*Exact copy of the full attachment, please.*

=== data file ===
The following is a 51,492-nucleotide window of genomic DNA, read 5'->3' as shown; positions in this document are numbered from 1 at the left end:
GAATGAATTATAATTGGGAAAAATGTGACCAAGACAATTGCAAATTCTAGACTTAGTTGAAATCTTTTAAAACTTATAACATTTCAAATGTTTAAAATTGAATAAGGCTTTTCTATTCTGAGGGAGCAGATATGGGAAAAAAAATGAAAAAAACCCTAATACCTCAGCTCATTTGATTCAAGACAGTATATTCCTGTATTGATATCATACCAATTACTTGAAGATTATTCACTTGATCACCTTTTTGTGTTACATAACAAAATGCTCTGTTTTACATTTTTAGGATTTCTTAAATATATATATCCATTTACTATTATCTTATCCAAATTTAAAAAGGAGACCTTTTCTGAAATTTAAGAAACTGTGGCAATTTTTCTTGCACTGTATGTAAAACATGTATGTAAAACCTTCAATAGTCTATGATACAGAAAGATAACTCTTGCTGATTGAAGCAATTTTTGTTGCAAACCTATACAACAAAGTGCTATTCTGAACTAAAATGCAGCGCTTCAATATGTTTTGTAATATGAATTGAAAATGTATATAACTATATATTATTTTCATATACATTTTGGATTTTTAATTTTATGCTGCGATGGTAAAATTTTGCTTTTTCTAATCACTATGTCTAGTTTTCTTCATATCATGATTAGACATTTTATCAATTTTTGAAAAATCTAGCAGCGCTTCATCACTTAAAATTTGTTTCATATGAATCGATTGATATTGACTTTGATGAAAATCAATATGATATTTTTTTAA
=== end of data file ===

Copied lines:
The following is a 51,492-nucleotide window of genomic DNA, read 5'->3' as shown; positions in this document are numbered from 1 at the left end:
GAATGAATTATAATTGGGAAAAATGTGACCAAGACAATTGCAAATTCTAGACTTAGTTGAAATCTTTTAAAACTTATAACATTTCAAATGTTTAAAATTGAATAAGGCTTTTCTATTCTGAGGGAGCAGATATGGGAAAAAAAATGAAAAAAACCCTAATACCTCAGCTCATTTGATTCAAGACAGTATATTCCTGTATTGATATCATACCAATTACTTGAAGATTATTCACTTGATCACCTTTTTGTGTTACATAACAAAATGCTCTGTTTTACATTTTTAGGATTTCTTAAATATATATATCCATTTACTATTATCTTATCCAAATTTAAAAAGGAGACCTTTTCTGAAATTTAAGAAACTGTGGCAATTTTTCTTGCACTGTATGTAAAACATGTATGTAAAACCTTCAATAGTCTATGATACAGAAAGATAACTCTTGCTGATTGAAGCAATTTTTGTTGCAAACCTATACAACAAAGTGCTATTCTGAACTAAAATGCAGCGCTTCAATATGTTTTGTAATATGAATTGAAAATGTATATAACTATATATTATTTTCATATACATTTTGGATTTTTAATTTTATGCTGCGATGGTAAAATTTTGCTTTTTCTAATCACTATGTCTAGTTTTCTTCATATCATGATTAGACATTTTATCAATTTTTGAAAAATCTAGCAGCGCTTCATCACTTAAAATTTGTTTCATATGAATCGATTGATATTGACTTTGATGAAAATCAATATGATATTTTTTTAA